• as an HR Leader – Kerry Perryman, Samsung Research America
  • as a People Leader – Jennifer Exum, Gig Talent Collective
  • as a Product Leader – Sam Gupta, Pure Storage

Our passionate and seasoned panelists offered courageous, direct, and kind advice on how to better manage performance and bring out the best in people. Although they represented a wide breadth of experience and backgrounds, our panelists agreed on the following best practices:
Be Strategic

  • Align objectives across the organization, products and teams.
  • Leverage influencing skills to manage a host of stakeholders with the goal of delivering measurable results which fit performance objectives.
  • Understand the motivations of the various stakeholders and keep this in mind as you manage performance for the overall team.
  • Take a holistic view of individual, group and company performance, rather than counting on snapshots of detailed data which may be taken out of context.
  • Encourage the team to be plan-ful about their work, without being rigid; to be agile about their work while adhering to requirements, standards, processes and protocols.

Communication is Key

  • Engage in ongoing, constructive, data-based conversations around feedback.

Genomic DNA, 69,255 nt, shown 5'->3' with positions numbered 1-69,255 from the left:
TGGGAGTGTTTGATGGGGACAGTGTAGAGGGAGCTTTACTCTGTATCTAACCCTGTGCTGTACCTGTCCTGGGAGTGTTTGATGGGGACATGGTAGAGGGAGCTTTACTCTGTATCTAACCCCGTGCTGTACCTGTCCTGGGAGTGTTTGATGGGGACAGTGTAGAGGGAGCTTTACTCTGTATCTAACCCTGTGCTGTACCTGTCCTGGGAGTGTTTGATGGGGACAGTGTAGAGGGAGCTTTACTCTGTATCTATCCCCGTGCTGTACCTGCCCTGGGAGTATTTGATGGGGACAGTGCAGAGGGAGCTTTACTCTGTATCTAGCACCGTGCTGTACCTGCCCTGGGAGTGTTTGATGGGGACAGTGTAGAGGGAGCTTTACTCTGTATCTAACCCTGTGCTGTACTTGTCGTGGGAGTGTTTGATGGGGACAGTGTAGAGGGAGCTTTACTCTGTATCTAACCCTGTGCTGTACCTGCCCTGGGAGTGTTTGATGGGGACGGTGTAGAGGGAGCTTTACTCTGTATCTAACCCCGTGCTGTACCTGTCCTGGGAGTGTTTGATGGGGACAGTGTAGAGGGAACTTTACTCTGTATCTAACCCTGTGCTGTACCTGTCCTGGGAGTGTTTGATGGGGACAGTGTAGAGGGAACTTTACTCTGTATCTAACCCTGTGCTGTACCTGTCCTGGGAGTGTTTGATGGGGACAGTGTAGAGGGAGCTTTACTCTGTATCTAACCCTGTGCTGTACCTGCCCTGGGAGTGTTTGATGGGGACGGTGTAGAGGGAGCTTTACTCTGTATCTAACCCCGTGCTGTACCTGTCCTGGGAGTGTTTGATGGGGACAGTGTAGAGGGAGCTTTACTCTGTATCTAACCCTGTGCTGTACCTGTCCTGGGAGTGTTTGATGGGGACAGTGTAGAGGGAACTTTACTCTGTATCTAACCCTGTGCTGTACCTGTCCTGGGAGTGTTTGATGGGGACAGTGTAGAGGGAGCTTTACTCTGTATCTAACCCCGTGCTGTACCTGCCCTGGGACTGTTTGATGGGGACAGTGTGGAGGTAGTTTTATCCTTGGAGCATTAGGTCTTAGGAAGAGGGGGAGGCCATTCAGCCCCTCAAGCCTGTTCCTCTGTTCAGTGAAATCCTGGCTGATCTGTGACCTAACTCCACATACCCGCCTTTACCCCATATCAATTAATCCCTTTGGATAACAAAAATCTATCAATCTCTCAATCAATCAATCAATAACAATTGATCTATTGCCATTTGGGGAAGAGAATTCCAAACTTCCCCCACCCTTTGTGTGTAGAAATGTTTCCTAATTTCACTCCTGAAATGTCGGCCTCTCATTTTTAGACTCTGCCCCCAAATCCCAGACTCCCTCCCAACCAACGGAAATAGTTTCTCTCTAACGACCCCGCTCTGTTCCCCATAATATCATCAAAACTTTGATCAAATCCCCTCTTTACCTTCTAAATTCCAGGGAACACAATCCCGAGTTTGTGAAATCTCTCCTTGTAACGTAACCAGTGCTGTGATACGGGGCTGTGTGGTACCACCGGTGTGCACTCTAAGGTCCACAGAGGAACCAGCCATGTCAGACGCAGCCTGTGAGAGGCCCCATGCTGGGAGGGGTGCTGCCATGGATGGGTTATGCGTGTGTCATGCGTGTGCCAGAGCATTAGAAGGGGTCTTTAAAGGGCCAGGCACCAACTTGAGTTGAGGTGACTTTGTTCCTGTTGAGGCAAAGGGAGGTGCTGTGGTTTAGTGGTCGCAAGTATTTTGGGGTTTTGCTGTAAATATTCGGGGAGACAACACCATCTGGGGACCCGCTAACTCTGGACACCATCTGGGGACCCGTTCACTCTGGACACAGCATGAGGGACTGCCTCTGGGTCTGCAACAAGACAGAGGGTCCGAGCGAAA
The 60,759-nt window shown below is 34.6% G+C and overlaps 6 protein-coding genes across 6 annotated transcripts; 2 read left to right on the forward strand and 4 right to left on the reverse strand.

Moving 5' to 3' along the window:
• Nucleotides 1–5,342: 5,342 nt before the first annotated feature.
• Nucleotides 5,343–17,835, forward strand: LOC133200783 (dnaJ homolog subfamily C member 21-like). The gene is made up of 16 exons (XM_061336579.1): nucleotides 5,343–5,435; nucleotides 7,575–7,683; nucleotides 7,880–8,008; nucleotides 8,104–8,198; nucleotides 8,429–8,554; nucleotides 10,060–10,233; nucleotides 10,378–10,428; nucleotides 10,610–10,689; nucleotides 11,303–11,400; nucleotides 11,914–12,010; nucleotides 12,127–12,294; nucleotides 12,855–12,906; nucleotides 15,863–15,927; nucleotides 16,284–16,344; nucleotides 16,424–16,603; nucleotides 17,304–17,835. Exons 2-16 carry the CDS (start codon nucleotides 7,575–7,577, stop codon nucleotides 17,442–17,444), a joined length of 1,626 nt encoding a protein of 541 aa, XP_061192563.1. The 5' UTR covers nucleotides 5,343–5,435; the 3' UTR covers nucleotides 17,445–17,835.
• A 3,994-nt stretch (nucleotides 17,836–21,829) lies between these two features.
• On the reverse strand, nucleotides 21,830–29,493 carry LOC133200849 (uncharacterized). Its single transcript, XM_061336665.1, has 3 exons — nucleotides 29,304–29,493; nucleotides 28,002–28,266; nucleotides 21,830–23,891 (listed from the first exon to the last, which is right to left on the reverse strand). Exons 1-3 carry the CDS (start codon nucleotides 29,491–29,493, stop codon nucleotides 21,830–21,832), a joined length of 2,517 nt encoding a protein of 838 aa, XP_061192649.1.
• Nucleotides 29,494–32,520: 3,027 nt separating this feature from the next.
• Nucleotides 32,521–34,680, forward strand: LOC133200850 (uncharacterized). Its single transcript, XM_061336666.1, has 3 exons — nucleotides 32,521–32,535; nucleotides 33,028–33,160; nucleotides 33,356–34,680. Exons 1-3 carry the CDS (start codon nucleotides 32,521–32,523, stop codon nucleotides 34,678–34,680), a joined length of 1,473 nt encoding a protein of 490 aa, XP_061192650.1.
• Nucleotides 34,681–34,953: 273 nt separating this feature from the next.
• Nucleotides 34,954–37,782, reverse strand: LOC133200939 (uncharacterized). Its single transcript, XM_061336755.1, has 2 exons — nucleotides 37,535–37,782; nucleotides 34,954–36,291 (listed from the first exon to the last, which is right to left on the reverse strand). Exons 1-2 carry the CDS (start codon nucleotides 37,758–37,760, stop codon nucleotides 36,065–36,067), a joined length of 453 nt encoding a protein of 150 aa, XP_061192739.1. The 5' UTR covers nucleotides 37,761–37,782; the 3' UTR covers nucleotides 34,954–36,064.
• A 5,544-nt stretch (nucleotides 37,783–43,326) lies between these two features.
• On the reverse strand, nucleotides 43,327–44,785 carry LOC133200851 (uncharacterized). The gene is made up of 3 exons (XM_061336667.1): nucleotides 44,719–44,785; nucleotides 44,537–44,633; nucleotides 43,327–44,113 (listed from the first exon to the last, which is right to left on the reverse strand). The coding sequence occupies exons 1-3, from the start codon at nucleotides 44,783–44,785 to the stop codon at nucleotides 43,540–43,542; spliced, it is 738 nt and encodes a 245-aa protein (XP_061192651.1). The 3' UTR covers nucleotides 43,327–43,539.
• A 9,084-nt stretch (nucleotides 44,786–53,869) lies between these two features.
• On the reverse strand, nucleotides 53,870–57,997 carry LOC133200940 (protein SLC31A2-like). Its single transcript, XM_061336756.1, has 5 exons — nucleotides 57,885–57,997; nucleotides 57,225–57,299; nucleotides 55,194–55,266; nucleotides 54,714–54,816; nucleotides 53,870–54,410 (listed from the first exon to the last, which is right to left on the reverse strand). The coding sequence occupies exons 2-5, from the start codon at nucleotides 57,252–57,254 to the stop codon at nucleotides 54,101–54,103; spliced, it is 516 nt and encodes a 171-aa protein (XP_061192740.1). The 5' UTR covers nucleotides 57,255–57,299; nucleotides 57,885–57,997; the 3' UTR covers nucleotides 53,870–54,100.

• Consistently communicate performance standards and execute to those standards.
  • Consistently think, speak and act in a way which inspires trust, informs transparently, and invites engagement. 
  • Make conversations direct and specific, but not personal. 

Collaborate, Connect and Inspire

  • While it’s important to oversee the performance of their own teams, it’s also important to collaborate with other stakeholders to deliver exceptional results. 
  • Look not just at where employees are, but also where they’d like to go, and support them in that journey.

Be Positive and Proactive

  • Find a positive and constructive way to manage performance, rather than adopting strategies which may (inadvertently or intentionally) pit people against each other.
  • Take the opportunities to praise and reward good performance and strategize on how to make the good behaviors and outcomes even better.
  • Invite and reward a mindset of growth and curiosity. 

As we look at the paradigm shift to a new version of normal, we must also realize that the way we manage and oversee performance must also shift, given the new realities of the workplace. 


Problem-Solving Strategies

August 23, 2022


FountainBlue’s August 19 Front Line Managers Online program on the topic of ‘Problem-Solving Best Practices’. Please join me in thanking our panelists. 

This month’s panelists spoke eloquently and passionately about the need to solve problems, and the opportunities which arise from solving problems well. They agreed that leaders need to be clear, firm, fair and consistent in communicating, in order to empower everyone to engage and participate in the problem-solving process. Collaboration is key in building team synergy, in securing a wide range of input and perspective, for  leveraging relevant experience and expertise.

There was much emphasis on the importance of having a clear, succinct, direct, metrics-based problem statement, one which is flexible enough to evolve as the program morphs. There were also recommendations for leveraging tools to facilitate collaboration tools like white-boarding, especially when staff members span the globe.